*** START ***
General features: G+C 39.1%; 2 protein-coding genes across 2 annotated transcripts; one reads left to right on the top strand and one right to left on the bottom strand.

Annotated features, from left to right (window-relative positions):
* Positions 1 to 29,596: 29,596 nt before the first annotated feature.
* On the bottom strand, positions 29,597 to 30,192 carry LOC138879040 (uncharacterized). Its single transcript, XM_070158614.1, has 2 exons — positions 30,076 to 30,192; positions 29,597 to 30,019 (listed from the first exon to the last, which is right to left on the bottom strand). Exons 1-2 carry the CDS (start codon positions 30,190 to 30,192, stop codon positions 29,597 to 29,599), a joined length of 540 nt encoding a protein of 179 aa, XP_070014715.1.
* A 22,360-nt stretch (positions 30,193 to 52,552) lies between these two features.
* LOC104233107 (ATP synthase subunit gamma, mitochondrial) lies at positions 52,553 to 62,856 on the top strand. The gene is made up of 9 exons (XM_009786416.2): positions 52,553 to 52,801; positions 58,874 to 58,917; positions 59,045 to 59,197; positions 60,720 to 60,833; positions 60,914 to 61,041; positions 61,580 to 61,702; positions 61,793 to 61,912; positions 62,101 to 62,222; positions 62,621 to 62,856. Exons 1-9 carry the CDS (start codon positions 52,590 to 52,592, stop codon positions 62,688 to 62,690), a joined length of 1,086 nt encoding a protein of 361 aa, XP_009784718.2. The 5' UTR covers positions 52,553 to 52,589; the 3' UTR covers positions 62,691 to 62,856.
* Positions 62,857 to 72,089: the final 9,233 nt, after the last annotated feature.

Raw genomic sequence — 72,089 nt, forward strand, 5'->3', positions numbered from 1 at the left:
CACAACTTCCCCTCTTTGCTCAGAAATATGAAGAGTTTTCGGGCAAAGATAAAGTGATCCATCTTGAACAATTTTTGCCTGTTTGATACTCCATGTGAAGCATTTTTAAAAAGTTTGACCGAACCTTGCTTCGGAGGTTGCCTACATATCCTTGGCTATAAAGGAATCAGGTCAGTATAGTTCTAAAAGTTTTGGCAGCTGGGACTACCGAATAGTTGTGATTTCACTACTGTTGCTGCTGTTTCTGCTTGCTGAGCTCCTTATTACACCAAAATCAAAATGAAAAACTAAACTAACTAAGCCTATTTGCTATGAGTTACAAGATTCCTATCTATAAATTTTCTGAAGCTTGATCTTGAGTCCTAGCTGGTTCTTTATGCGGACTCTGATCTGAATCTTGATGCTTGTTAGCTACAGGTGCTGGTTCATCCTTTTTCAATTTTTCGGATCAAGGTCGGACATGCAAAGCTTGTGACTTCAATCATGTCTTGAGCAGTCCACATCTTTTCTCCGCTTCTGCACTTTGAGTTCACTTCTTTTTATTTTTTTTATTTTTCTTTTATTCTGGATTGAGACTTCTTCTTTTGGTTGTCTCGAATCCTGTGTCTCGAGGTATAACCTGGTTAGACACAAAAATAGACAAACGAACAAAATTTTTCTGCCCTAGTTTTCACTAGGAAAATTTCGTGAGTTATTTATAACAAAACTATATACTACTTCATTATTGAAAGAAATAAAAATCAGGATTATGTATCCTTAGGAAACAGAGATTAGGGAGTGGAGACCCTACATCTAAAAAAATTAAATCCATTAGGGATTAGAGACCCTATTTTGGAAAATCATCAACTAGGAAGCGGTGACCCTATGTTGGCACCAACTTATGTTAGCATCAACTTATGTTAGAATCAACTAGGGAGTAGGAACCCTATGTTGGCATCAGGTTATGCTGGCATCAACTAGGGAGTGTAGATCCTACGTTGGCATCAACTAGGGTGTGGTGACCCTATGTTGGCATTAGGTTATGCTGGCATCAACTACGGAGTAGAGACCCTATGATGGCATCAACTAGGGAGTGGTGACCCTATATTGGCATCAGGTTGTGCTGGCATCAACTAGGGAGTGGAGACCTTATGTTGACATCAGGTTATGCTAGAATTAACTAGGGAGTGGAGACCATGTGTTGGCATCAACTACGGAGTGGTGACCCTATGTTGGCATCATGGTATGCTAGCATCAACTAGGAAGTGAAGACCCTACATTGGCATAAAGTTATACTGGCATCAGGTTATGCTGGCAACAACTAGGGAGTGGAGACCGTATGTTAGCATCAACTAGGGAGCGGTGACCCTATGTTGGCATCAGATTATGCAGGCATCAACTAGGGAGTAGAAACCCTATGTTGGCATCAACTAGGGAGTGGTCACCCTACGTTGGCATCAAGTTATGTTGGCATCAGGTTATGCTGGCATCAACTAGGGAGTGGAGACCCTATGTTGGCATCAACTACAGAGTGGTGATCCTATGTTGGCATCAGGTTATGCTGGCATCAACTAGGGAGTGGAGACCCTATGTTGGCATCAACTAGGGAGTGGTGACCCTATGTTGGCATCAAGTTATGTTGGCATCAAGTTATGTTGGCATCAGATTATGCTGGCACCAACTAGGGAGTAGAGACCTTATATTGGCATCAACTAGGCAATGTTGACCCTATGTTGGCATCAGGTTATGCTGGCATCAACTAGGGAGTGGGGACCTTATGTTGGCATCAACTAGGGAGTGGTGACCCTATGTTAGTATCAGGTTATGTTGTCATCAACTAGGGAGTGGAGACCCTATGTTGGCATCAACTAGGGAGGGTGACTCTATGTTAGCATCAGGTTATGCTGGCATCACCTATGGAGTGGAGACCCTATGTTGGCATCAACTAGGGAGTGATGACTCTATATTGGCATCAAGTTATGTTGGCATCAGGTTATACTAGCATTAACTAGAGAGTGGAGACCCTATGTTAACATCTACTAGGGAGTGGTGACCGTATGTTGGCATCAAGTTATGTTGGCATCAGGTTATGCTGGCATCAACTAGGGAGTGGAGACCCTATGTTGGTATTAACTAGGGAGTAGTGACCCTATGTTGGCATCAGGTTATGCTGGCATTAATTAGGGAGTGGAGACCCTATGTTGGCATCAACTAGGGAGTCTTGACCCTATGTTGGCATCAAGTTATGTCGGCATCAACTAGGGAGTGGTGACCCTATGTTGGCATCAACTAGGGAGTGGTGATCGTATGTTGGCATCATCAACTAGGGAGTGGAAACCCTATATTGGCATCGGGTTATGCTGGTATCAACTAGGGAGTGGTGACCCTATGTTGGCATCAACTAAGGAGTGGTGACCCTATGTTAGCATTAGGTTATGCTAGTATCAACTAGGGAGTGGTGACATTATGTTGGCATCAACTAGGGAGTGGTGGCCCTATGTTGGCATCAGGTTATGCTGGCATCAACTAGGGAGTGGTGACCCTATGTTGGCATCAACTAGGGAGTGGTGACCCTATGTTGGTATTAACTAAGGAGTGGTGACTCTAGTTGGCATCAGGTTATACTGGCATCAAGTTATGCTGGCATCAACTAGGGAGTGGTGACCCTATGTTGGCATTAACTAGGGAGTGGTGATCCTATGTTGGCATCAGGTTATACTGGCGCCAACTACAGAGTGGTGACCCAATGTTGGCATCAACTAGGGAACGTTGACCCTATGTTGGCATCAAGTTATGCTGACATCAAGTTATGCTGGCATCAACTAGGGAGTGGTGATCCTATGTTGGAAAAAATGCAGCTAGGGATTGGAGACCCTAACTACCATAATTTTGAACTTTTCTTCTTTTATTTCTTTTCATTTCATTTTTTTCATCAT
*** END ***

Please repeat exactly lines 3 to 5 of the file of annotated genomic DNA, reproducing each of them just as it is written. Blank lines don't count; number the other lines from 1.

* Positions 1 to 29,596: 29,596 nt before the first annotated feature.
* On the bottom strand, positions 29,597 to 30,192 carry LOC138879040 (uncharacterized). Its single transcript, XM_070158614.1, has 2 exons — positions 30,076 to 30,192; positions 29,597 to 30,019 (listed from the first exon to the last, which is right to left on the bottom strand). Exons 1-2 carry the CDS (start codon positions 30,190 to 30,192, stop codon positions 29,597 to 29,599), a joined length of 540 nt encoding a protein of 179 aa, XP_070014715.1.
* A 22,360-nt stretch (positions 30,193 to 52,552) lies between these two features.